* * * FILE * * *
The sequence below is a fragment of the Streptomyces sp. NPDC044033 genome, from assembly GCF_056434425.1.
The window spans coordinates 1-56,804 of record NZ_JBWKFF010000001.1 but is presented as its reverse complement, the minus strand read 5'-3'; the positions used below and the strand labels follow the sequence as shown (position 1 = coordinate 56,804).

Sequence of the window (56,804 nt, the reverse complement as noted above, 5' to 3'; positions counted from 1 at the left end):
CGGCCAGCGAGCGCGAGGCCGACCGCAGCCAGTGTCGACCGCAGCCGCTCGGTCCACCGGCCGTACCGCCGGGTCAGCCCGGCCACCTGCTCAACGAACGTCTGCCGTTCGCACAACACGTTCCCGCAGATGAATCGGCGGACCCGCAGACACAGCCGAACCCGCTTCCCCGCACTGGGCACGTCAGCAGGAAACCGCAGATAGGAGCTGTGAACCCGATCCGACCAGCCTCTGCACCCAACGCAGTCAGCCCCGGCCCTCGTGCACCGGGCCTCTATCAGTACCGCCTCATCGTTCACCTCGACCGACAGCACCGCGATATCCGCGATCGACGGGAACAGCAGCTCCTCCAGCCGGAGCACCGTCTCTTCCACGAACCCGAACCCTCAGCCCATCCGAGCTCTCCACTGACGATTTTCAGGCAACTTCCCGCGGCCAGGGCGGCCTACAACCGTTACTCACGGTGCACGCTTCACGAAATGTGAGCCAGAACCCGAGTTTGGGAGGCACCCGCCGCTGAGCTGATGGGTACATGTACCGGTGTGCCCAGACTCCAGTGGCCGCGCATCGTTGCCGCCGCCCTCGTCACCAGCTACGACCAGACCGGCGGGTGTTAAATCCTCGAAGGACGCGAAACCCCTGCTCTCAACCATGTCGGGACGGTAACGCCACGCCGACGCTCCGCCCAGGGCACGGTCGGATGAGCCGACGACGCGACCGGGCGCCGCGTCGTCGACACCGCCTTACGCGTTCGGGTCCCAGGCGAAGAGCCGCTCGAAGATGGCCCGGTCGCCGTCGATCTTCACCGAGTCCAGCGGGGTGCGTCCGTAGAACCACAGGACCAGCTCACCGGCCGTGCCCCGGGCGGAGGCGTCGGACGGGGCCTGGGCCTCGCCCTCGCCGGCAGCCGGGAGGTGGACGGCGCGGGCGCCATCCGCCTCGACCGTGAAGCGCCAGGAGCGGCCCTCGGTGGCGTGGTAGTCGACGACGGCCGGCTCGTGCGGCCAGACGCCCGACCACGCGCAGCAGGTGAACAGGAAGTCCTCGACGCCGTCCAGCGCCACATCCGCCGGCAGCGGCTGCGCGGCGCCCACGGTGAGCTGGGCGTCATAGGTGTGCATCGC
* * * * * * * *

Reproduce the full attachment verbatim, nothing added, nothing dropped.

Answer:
The sequence below is a fragment of the Streptomyces sp. NPDC044033 genome, from assembly GCF_056434425.1.
The window spans coordinates 1-56,804 of record NZ_JBWKFF010000001.1 but is presented as its reverse complement, the minus strand read 5'-3'; the positions used below and the strand labels follow the sequence as shown (position 1 = coordinate 56,804).

Sequence of the window (56,804 nt, the reverse complement as noted above, 5' to 3'; positions counted from 1 at the left end):
CGGCCAGCGAGCGCGAGGCCGACCGCAGCCAGTGTCGACCGCAGCCGCTCGGTCCACCGGCCGTACCGCCGGGTCAGCCCGGCCACCTGCTCAACGAACGTCTGCCGTTCGCACAACACGTTCCCGCAGATGAATCGGCGGACCCGCAGACACAGCCGAACCCGCTTCCCCGCACTGGGCACGTCAGCAGGAAACCGCAGATAGGAGCTGTGAACCCGATCCGACCAGCCTCTGCACCCAACGCAGTCAGCCCCGGCCCTCGTGCACCGGGCCTCTATCAGTACCGCCTCATCGTTCACCTCGACCGACAGCACCGCGATATCCGCGATCGACGGGAACAGCAGCTCCTCCAGCCGGAGCACCGTCTCTTCCACGAACCCGAACCCTCAGCCCATCCGAGCTCTCCACTGACGATTTTCAGGCAACTTCCCGCGGCCAGGGCGGCCTACAACCGTTACTCACGGTGCACGCTTCACGAAATGTGAGCCAGAACCCGAGTTTGGGAGGCACCCGCCGCTGAGCTGATGGGTACATGTACCGGTGTGCCCAGACTCCAGTGGCCGCGCATCGTTGCCGCCGCCCTCGTCACCAGCTACGACCAGACCGGCGGGTGTTAAATCCTCGAAGGACGCGAAACCCCTGCTCTCAACCATGTCGGGACGGTAACGCCACGCCGACGCTCCGCCCAGGGCACGGTCGGATGAGCCGACGACGCGACCGGGCGCCGCGTCGTCGACACCGCCTTACGCGTTCGGGTCCCAGGCGAAGAGCCGCTCGAAGATGGCCCGGTCGCCGTCGATCTTCACCGAGTCCAGCGGGGTGCGTCCGTAGAACCACAGGACCAGCTCACCGGCCGTGCCCCGGGCGGAGGCGTCGGACGGGGCCTGGGCCTCGCCCTCGCCGGCAGCCGGGAGGTGGACGGCGCGGGCGCCATCCGCCTCGACCGTGAAGCGCCAGGAGCGGCCCTCGGTGGCGTGGTAGTCGACGACGGCCGGCTCGTGCGGCCAGACGCCCGACCACGCGCAGCAGGTGAACAGGAAGTCCTCGACGCCGTCCAGCGCCACATCCGCCGGCAGCGGCTGCGCGGCGCCCACGGTGAGCTGGGCGTCATAGGTGTGCATCGC